xrandom

Classes implementing all-purpose, rock-solid random number generators.

Library priorities:

  • generation of identical bit-accurate numbers regardless of the platform
  • reproducibility of the random results in the future
  • high-quality randomness
  • performance

It has the same API as the standard Random

import 'package:xrandom/xrandom.dart';

final random = Xrandom();

var a = random.nextBool(); 
var b = random.nextDouble();
var c = random.nextInt(n);

var unordered = [1, 2, 3, 4, 5]..shuffle(random);

Creating the object

The library provides classes that differ in the first letter: Xrandom, Qrandom, Drandom.

If you just want a random number:

final random = Xrandom();

quoteOfTheDay = quotes[ random.nextInt(quotes.length) ];

If you want the same numbers each time:

final random = Drandom(); // D is for Dumb Determinism 

test("no surprises ever", () {
    expect(random.nextInt(100), 42);
    expect(random.nextInt(100), 17);
    expect(random.nextInt(100), 96);
});

If you are solving a computational problem:

final random = Qrandom(); // Q is for Quantifiable Quality

feedMonteCarloSimulation(random);

If you prefer a specific algorithm:

final random = Splitmix64(); // see list of algorithms below

feedMonteCarloSimulation(random);

Speed

Generating random numbers with AOT-compiled binary.

Sorted by nextInt fastest to slowest (numbers show execution time)

ClassnextIntnextDoublenextBool
Xrandom627640391
Random (dart:math)895929662
Qrandom / Drandom9331219398

Additions to Random

nextFloat

nextFloat() generates a floating-point value in the range 0.0 ≤ x <1.0.

Unlike the nextDouble, nextFloat prefers speed to precision. It's still a double, but it has four billion shades instead of eight quadrillions.

Speed comparison

Sorted by nextDouble fastest to slowest (numbers show execution time)

JSClassnextDoublenextFloat
Xorshift64569353
Xorshift128p635389
Xrandom640221
Splitmix64658398
Xorshift128815339
Mulberry32841301
Random (dart:math)929
Xoshiro256pp1182713
Qrandom / Drandom1219539

nextRaw

These methods return the raw output of the generator uncompromisingly fast. Depending on the algorithm, the output is a number consisting of either 32 random bits or 64 random bits.

Xrandom combines small integers or splits large ones. The methods work with any of the generators.

JSMethodReturnsEquivalent of
nextRaw32()32-bit unsignednextInt(pow(2,32))
nextRaw53()53-bit unsignednextInt(pow(2,53))
nextRaw64()64-bit signednextInt(pow(2,64))
Speed comparison

Sorted by nextInt fastest to slowest
(numbers show execution time)

JSClassnextIntnextRaw32nextRaw64
Xrandom627280549
Xorshift128726341782
Xorshift64748346491
Mulberry32767307709
Xorshift128p772383529
Splitmix64838398500
Random (dart:math)895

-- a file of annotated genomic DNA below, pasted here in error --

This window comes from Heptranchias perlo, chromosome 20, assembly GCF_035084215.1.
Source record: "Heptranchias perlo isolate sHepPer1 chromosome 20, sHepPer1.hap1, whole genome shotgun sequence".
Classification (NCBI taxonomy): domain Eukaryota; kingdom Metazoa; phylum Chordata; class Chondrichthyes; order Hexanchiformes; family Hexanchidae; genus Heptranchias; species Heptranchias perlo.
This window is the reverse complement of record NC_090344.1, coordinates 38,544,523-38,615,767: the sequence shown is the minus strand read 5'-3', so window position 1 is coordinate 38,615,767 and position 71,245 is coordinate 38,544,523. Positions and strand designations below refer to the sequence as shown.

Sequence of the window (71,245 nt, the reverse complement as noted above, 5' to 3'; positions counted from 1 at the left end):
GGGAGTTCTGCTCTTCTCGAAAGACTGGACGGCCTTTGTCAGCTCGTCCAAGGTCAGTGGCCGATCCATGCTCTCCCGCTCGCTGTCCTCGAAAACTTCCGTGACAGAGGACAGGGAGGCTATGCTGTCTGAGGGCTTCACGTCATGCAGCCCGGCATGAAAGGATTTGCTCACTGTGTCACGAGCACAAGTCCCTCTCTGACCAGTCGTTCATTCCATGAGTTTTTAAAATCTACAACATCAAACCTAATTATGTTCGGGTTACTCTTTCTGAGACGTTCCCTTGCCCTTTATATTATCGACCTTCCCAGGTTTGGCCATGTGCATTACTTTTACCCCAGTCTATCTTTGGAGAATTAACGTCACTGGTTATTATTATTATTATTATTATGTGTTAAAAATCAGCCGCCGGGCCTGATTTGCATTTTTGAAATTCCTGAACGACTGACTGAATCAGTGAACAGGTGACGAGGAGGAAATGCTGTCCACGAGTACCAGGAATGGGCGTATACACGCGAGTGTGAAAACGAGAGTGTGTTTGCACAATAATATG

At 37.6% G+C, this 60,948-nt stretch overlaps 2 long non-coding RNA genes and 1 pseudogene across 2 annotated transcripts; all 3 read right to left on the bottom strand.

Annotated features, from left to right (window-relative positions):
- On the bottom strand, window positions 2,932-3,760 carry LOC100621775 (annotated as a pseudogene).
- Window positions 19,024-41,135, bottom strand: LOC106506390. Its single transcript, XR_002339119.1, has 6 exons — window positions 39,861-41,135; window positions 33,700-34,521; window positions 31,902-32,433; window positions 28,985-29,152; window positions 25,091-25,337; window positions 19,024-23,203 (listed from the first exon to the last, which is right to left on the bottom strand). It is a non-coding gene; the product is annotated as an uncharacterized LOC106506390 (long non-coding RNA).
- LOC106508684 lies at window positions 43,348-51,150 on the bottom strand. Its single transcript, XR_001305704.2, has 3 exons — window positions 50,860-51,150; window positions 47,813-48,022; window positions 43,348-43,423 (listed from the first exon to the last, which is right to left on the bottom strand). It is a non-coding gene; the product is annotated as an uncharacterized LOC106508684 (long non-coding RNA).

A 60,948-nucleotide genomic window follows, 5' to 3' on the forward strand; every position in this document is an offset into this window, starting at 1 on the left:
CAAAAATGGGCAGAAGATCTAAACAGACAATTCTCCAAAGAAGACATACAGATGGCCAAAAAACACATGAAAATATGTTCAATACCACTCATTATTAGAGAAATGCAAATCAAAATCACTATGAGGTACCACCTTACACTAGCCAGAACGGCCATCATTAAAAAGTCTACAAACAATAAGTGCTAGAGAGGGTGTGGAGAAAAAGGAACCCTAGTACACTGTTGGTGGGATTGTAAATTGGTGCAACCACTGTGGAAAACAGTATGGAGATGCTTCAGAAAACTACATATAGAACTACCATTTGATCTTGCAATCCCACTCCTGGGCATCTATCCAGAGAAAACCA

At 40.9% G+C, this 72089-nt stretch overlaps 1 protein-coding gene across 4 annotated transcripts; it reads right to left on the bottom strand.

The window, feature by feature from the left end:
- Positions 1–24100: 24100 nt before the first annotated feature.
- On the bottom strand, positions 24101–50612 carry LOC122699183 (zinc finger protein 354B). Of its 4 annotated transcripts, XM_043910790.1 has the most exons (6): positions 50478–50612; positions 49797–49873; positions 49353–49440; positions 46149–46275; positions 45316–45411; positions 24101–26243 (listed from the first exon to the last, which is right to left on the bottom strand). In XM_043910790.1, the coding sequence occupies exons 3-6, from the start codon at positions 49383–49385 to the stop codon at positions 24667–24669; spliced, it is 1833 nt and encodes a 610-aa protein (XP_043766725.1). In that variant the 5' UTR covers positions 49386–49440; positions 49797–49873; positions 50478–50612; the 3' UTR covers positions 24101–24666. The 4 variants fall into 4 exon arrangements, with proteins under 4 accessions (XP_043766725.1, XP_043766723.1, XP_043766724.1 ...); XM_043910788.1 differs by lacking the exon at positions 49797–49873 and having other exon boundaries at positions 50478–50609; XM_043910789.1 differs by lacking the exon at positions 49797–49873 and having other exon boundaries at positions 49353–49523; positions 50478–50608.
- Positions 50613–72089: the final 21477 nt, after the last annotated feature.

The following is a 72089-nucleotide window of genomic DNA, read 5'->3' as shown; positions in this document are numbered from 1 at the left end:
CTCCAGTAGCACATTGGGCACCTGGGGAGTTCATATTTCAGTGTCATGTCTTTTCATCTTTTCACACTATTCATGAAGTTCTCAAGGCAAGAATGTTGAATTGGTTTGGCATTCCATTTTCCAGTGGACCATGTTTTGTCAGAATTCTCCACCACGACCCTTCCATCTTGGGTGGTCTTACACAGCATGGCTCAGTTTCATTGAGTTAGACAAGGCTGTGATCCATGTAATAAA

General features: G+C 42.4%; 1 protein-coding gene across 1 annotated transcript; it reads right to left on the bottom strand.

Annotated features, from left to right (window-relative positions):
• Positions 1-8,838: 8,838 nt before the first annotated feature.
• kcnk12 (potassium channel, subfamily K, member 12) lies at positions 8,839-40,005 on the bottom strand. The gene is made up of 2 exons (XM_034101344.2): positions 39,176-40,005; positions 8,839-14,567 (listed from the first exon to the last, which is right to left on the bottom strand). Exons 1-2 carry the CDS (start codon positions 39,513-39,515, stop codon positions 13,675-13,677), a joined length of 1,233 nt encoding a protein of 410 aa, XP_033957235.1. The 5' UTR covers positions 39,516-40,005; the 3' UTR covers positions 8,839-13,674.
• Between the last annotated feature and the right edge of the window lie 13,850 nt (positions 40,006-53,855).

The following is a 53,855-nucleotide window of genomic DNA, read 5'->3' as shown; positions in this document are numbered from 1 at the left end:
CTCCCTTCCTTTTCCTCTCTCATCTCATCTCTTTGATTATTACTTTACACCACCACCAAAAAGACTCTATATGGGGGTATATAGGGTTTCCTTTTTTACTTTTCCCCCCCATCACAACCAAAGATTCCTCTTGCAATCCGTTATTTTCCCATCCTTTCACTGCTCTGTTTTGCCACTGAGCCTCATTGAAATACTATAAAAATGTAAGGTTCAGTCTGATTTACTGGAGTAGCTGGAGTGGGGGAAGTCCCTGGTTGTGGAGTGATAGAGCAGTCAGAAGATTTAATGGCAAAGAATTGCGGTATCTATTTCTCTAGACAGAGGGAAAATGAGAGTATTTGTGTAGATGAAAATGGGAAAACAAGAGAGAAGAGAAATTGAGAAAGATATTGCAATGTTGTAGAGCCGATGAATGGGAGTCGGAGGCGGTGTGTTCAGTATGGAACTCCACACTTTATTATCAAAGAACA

XrandomHq9335371186
Xoshiro256pp11387031072

Since nextInt's return range is always limited to 32 bits, only comparison to nextRaw32 is "apples-to-apples".

Algorithms

NativeJSClassAlgorithmIntroducedAlias
Xorshift32xorshift322003Xrandom
Xorshift64xorshift642003
Xorshift128xorshift1282003
Splitmix64splitmix642015
Xorshift128pxorshift128+ v22015
Mulberry32mulberry322017
Xoshiro128ppxoshiro128++ 1.02019Qrandom, Drandom
Xoshiro256ppxoshiro256++ 1.02019

You can use any generator from the library in the same way as in the examples with the Xrandom class.

final random = Mulberry32();

quoteOfTheDay = quotes[ random.nextInt(quotes.length) ];

Compatibility

TL;DR Xrandom, Qrandom, Drandom work on all platforms. Others may not work on JS.

The library is written in pure Dart. Therefore, it works wherever Dart works.

But some of the classes need full support for 64-bit integers. JavaScript actually only supports 53 bits. If your target platform is JavaScript, then the selection will have to be narrowed down to the options marked with checkmark in the JS column. Trying to create a incompatible object in JavaScript-transpiled code will lead to UnsupportedError.

If your code compiles to native (like in Flutter apps for Android and iOS), 64-bit generators will work best for you. For example, Xorshift64 for speed or Xoshiro256pp for quality.

More benchmarks

nextInt fastest to slowest (numbers show execution time)

JSClassnextIntnextDoublenextBool
Xrandom627640391
Xorshift128726815394
Xorshift64748569386
Mulberry32767841391
Xorshift128p772635394
Splitmix64838658392
Random (dart:math)895929662
Qrandom / Drandom9331219398
Xoshiro256pp11381182406

All the benchmarks on this page are from AOT-compiled binaries running on AMD A9-9420e with Ubuntu 20.04. Time is measured in milliseconds.

The tables are created using the tabular library.

Consistency

The library has been thoroughly tested to match reference numbers generated by the same algorithms implemented in C99. Not only ints, but also numbers converted to double including all decimal places that the compiler takes into account.

The sources in C are taken directly from scientific publications or the reference implementations by the authors of the algorithms. The Xorshift128+ results are also matched to reference values from JavaScript xorshift library, which tested the 128+ similarly.

Therefore, the sequence generated for example by the Xoshiro128pp.nextRaw32() with the seed (1, 2, 3, 4) is the same as the C99 code will produce with the same seed.

The double values will also be the same as if the upper bits of uint64_t type were converted to double_t in C99 by unsafe pointer casting. No matter how exotic pointer casting sounds for Dart, and even more so for JavaScript. JavaScript doesn't even have any upper bits of uint64_t. But doubles are the same type everywhere, and their random values will be the same.

Testing is done in the GitHub Actions cloud on Windows, Ubuntu, and macOS in VM and Node.js modes.

Libraries

xrandom